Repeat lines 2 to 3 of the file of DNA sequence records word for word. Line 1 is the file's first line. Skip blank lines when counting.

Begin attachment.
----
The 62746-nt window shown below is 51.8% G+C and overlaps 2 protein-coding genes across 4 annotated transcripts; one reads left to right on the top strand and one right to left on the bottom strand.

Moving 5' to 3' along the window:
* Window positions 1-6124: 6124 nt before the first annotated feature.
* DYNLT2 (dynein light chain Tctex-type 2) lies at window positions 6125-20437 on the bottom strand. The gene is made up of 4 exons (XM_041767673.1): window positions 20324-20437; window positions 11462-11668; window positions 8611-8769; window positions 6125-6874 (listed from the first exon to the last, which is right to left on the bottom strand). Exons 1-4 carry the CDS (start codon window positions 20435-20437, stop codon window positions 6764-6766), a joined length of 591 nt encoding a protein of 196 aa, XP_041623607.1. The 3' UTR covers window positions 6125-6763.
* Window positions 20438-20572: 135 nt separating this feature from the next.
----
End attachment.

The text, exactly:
Moving 5' to 3' along the window:
* Window positions 1-6124: 6124 nt before the first annotated feature.